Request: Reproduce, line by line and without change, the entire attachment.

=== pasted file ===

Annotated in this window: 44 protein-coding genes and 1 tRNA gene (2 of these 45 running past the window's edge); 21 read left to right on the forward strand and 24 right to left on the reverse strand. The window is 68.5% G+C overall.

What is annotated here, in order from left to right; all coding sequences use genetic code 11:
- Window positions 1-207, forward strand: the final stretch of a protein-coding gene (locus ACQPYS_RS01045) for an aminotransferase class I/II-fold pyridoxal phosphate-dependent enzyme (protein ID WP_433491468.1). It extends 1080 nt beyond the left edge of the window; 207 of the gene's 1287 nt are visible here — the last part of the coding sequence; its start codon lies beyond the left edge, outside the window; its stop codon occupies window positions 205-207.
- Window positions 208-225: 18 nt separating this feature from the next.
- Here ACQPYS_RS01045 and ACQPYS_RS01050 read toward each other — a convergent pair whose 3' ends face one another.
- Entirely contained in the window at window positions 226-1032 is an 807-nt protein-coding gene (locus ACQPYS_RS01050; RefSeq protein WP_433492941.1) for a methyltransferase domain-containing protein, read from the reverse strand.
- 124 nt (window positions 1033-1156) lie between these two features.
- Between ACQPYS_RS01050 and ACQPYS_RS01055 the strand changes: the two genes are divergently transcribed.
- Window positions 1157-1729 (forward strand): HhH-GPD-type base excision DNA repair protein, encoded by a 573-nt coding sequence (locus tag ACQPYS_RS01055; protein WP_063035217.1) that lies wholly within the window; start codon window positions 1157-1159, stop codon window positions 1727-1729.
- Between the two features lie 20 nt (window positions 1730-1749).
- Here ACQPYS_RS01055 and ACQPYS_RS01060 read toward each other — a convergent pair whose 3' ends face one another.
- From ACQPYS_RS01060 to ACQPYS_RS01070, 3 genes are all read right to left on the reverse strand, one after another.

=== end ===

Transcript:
Annotated in this window: 44 protein-coding genes and 1 tRNA gene (2 of these 45 running past the window's edge); 21 read left to right on the forward strand and 24 right to left on the reverse strand. The window is 68.5% G+C overall.

What is annotated here, in order from left to right; all coding sequences use genetic code 11:
- Window positions 1-207, forward strand: the final stretch of a protein-coding gene (locus ACQPYS_RS01045) for an aminotransferase class I/II-fold pyridoxal phosphate-dependent enzyme (protein ID WP_433491468.1). It extends 1080 nt beyond the left edge of the window; 207 of the gene's 1287 nt are visible here — the last part of the coding sequence; its start codon lies beyond the left edge, outside the window; its stop codon occupies window positions 205-207.
- Window positions 208-225: 18 nt separating this feature from the next.
- Here ACQPYS_RS01045 and ACQPYS_RS01050 read toward each other — a convergent pair whose 3' ends face one another.
- Entirely contained in the window at window positions 226-1032 is an 807-nt protein-coding gene (locus ACQPYS_RS01050; RefSeq protein WP_433492941.1) for a methyltransferase domain-containing protein, read from the reverse strand.
- 124 nt (window positions 1033-1156) lie between these two features.
- Between ACQPYS_RS01050 and ACQPYS_RS01055 the strand changes: the two genes are divergently transcribed.
- Window positions 1157-1729 (forward strand): HhH-GPD-type base excision DNA repair protein, encoded by a 573-nt coding sequence (locus tag ACQPYS_RS01055; protein WP_063035217.1) that lies wholly within the window; start codon window positions 1157-1159, stop codon window positions 1727-1729.
- Between the two features lie 20 nt (window positions 1730-1749).
- Here ACQPYS_RS01055 and ACQPYS_RS01060 read toward each other — a convergent pair whose 3' ends face one another.
- From ACQPYS_RS01060 to ACQPYS_RS01070, 3 genes are all read right to left on the reverse strand, one after another.